Breach of care, but $455K payout for psych injury scrapped

Breach of care, but $455K payout for psych injury scrapped
By Maria Karlsson-Lilas on 13 June 2017 An appeal has scrapped a damages payout to a support worker who suffered a psychological injury after being threatened by a client.

The worker was staying alone overnight in a residential care facility when a teenage resident became abusive and aggressive.

Although the employer had breached its duty of care, the injury had not been proved to arise from this breach.

Traumatic incident at work


A community support worker was working alone at a residential care facility on 25 August 2013.

A resident, who was a 15-year-old boy, became verbally abusive and physically aggressive towards her.

He then threatened to kill himself by jumping through a glass window. He kicked it and broke a pane of glass. He picked up a large shard of glass and held it in front of him, telling the support worker he could "f**k someone with this".

The frightened worker, who knew the boy had a history of drug use and aggressive behaviour, was able to calm him down and disarm him. She believed he was under the influence of glue and gave him some medication before getting him to go to bed. She then rang her supervisor to report the incident.

The supervisor asked how she was feeling but did not offer to relieve her from her shift or send someone else to support her. He merely asked her to call a glazier to fix the window and said there was no need to call the police.

The support worker did not specifically ask for help either because she did not want the supervisor to think she was not competent to handle the situation. 

The window was fixed and the support worker was left alone all night in the house with the boy. She did not return to work after her shift was over the next morning.

She continued to suffer anxiety and panic attacks. She was diagnosed with chronic post-traumatic stress disorder (PTSD).

Employer breached its duty of care


The support worker brought a claim in the District Court of Queensland, alleging that her employer’s negligence had caused her a psychiatric injury and permanent impairment. It had failed to prevent the incident in the first place and failed to respond adequately when she reported it to her supervisor.

Judge Kingham established that the supervisor’s response had been inadequate.

According to the employer’s best practice, a team leader was expected to assist a worker to continue to provide care for residents in extreme situations.

However, the employer had not adequately trained its team leaders to provide support to workers or to assess their welfare, either physical or psychological, in the aftermath of a crisis.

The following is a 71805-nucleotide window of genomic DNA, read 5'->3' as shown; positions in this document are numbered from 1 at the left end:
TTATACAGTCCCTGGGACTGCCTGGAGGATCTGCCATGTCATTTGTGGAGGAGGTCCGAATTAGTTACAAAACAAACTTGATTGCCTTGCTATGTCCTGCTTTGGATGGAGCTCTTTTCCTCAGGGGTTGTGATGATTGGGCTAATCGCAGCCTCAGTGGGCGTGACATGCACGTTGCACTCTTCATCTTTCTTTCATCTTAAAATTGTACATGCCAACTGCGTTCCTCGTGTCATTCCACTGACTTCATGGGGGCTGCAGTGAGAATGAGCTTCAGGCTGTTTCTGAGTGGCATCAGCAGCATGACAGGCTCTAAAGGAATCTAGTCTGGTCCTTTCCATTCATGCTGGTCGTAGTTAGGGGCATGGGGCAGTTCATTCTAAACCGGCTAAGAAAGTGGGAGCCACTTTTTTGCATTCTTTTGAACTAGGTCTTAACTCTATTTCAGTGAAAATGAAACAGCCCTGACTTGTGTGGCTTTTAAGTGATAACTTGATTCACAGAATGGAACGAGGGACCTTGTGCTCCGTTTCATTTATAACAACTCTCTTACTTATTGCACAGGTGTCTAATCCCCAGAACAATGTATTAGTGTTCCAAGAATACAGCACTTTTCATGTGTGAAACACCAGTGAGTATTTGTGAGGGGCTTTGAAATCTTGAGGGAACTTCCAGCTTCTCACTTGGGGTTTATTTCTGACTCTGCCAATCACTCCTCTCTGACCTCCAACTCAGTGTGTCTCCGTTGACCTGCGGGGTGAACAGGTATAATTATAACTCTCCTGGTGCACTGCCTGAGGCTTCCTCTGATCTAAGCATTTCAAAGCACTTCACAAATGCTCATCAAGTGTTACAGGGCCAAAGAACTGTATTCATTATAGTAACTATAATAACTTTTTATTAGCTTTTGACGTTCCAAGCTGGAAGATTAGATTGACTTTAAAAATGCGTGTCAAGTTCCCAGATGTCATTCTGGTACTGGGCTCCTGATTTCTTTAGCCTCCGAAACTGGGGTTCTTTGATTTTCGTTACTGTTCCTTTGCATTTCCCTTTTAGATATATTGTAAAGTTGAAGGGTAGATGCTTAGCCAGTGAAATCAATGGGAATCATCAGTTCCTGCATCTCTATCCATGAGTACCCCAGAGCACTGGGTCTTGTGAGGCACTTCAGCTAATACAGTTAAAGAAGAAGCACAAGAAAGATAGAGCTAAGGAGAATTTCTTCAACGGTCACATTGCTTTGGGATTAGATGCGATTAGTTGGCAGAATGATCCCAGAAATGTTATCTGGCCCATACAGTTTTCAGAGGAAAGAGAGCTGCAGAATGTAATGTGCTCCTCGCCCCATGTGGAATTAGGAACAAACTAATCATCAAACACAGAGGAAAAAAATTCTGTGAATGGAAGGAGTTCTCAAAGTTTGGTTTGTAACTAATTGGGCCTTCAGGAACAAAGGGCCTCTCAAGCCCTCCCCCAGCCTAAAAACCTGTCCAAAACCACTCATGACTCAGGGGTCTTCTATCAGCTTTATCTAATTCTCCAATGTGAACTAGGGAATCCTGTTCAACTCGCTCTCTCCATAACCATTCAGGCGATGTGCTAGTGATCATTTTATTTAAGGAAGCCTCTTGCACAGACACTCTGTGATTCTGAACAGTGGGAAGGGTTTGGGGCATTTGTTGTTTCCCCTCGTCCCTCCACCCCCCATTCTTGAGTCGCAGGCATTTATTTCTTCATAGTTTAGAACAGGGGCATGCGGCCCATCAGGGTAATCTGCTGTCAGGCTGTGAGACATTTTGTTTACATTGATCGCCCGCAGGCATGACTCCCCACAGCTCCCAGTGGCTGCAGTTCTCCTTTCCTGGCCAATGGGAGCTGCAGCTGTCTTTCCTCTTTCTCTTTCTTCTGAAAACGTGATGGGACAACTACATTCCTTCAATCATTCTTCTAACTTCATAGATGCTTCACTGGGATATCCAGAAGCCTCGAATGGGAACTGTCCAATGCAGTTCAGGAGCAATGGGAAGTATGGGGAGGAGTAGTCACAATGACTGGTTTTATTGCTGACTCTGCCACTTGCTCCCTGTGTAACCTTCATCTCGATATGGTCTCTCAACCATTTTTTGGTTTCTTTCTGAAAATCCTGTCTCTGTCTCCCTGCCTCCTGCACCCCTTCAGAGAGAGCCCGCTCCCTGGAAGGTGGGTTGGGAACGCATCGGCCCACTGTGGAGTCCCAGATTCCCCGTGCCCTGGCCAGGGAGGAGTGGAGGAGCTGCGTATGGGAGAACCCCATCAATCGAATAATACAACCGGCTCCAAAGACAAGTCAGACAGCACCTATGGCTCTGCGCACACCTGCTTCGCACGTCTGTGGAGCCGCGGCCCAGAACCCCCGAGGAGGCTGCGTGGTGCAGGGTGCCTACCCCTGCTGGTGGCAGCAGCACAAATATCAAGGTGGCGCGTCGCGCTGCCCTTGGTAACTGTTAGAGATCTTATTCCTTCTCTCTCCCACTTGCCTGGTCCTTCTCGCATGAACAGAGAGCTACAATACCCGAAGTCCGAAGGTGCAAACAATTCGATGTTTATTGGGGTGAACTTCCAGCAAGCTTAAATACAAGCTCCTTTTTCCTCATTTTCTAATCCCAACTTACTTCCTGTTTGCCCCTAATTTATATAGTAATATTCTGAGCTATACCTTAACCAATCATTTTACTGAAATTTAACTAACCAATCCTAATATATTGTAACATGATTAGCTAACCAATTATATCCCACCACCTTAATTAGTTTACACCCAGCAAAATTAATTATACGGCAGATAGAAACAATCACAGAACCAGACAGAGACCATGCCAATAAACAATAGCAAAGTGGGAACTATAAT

Consequently, the judge concluded that the employer had breached its duty of care to the support worker and that this breach had caused her injury. She was awarded damages of $454,935.

Had the employer’s breach caused the injury?


The employer appealed, contending that the support worker had not established that its breach of duty of care had been a necessary condition of the occurrence of the injury – i.e. the factual causation – as required by s305D(1) of the Workers’ Compensation and Rehabilitation Act 2003 (Qld).

In the Court of Appeal of the Supreme Court of Queensland, the evidence of two psychiatrists was that the threatening incident had been the primary cause of the support worker’s PTSD, and that the supervisor’s lack of effective support had been a secondary cause which had merely been an additional stressor.

Justice McMurdo noted that, "In none of that evidence did either psychiatrist say anything to the effect that the appellant’s response to the incident ... was an essential condition for the occurrence of her post-traumatic stress disorder".

Legislation required a ‘but for’ test


The District Court judge had not correctly applied a ‘but for’ test according to s305D(1) to establish whether the employer’s breach had caused the support worker’s injury, namely whether, but for the acts and omissions which had constituted the breaches of duty, her injury would have occurred. 

Justices McMurdo, Morrison and Bond agreed that the support worker had suffered a serious injury at work but that it was one for which factual causation had not been proved in the required way.

As a result, the employer’s appeal was allowed and the original judgment was set aside.

The Corporation of the Synod of the Diocese of Brisbane v Greenway [2017] QCA 103 (26 May 2017)

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